Expanded Compassionate Allowances List Shrinks SSA Applicant’s Wait

By Wesley E. Wright and Molly Dear Abshire, as published in the Houston Chronicle Senior Living Section on April 16, 2014

This year the Social Security Administration (SSA) added 25 more conditions to its Compassionate Allowances Program list (CAL) which affects individuals who are applying for disability benefits from Social Security Disability Insurance or Supplemental Security Income Programs. This is in addition to the 35 conditions added in December 2012, bringing the total number of serious disabilities listed to 225.

Why is this significant? For persons diagnosed with disorders named on the Compassionate Allowances list, the SSA expedites the lengthy claims process because of the severity of the illnesses. It is understandable that time is of the essence when an adult or a child is suffering through a debilitating or life-threatening condition.

There is no difference in the application process. However, when the agency receives a claim with one of the listed conditions, it's fast tracked through the system in order to provide a determination within weeks rather than months or years. The benefits received as a result can make a world of difference to the disabled person's quality of life and care.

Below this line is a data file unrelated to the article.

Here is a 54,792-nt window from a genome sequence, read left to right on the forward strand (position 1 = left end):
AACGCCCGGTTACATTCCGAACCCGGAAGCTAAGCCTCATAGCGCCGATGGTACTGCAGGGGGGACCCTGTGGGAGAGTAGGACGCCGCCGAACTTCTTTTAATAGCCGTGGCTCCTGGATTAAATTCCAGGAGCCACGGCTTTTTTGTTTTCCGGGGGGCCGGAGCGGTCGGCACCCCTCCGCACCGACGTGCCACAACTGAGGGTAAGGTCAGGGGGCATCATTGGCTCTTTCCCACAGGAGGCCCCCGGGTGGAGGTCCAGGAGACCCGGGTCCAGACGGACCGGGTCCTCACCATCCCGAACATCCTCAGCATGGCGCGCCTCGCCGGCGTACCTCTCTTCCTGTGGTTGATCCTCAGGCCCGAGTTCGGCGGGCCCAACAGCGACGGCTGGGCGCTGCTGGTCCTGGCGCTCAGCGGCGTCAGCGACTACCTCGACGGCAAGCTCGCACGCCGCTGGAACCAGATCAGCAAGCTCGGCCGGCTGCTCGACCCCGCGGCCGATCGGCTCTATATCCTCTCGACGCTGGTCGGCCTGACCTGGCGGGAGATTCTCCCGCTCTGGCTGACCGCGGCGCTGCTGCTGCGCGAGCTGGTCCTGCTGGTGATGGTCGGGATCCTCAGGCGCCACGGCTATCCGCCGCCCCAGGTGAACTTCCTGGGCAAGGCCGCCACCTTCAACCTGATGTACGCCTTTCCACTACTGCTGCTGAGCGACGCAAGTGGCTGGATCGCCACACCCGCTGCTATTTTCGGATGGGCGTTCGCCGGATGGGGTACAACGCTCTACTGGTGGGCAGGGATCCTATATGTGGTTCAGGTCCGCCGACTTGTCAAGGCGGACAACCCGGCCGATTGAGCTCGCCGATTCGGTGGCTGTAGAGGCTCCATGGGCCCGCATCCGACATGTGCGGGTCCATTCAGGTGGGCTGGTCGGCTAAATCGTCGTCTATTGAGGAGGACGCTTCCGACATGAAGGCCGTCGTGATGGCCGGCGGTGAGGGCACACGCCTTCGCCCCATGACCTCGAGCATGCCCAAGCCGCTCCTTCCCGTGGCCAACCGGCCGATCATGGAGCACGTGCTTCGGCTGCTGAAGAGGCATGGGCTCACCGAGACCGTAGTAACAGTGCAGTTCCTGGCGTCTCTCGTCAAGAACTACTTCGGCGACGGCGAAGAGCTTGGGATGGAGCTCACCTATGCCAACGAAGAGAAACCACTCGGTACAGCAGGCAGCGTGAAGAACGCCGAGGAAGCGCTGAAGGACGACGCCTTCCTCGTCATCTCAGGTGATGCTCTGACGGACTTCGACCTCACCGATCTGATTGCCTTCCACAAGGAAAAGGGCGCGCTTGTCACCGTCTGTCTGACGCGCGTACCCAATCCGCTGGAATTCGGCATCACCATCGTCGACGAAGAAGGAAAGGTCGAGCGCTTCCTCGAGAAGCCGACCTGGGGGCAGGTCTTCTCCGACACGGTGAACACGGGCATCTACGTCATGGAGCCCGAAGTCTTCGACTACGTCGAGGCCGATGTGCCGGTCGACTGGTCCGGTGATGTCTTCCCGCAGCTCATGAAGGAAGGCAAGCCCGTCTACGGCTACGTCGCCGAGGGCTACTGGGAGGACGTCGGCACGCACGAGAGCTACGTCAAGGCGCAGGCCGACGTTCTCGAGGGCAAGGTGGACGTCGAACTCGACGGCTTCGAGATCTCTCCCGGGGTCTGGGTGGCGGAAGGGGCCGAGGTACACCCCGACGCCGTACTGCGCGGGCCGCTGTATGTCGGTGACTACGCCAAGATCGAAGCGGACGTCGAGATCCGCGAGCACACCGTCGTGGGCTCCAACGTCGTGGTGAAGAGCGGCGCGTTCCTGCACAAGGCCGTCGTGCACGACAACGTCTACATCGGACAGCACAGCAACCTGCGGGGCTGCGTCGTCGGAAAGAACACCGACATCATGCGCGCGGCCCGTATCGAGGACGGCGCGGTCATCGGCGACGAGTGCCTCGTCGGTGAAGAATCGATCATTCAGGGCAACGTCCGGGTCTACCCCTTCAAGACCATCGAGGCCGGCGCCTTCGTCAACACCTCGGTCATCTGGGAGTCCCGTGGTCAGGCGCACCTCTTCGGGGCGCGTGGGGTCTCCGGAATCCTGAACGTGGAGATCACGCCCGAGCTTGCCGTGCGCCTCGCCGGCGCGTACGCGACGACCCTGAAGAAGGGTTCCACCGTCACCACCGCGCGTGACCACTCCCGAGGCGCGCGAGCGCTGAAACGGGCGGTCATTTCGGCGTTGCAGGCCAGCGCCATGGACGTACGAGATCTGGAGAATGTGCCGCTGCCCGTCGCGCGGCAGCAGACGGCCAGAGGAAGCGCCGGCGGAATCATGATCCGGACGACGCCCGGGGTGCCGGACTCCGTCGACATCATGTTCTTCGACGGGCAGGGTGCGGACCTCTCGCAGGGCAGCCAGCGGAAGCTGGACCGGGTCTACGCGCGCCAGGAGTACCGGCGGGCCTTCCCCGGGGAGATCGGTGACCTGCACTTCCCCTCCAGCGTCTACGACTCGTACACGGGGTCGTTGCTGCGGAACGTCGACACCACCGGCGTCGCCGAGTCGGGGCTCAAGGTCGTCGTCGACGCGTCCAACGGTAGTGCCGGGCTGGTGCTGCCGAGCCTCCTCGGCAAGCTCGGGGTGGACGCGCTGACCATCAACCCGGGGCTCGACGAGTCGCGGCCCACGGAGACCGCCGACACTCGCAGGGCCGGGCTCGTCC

No one plans to have a catastrophic illness, like congestive heart failure or Alzheimer's Disease. Yet when disability strikes, it usually takes a huge toll on a person's or family's time and finances. For instance, an adult child quits her job to stay home and care for an ill parent; an employed person who has had a heart attack often can no longer work, and therefore can't pay his bills. These are just two examples of an incapacitating illness's numerous consequences.

How does the agency determine which ailments to include on the CAL? It researches the National Institutes of Health, conducts public outreach hearings. Using the comments collected from them and medical and scientific experts' advice, the agency expands the list as necessary.

Though many of the illnesses listed by the CAL are rare, like Joubert Syndrome, a genetic disorder affecting intellectual and developmental capacities, others on the list include Leukemia, Non-Hodgkin Lymphoma, Pancreatic, Ovarian and Prostate cancers, and dementia associated with Alzheimer's, Parkinson's and Huntington's diseases.  To see the full list, visit http://www.ssa.gov/compassionateallowances/conditions.htm.

Additionally this year, the agency will begin fast tracking applications from veterans considered 100 percent disabled by the Department of Veterans Affairs. In a statement from the acting SSA Commissioner Carolyn W. Colvin, she said that "We have reached another milestone for those who have sacrificed so much for our country and this process ensures they will get the benefits they need quickly." SSA benefits for vets are awarded in addition to disability compensation awarded by VA.

When time is of the essence, expert legal advice could make an important difference in the speed and efficiency of the SSA's determination. Receiving these vital benefits can improve the care of a person suffering from a devastating illness.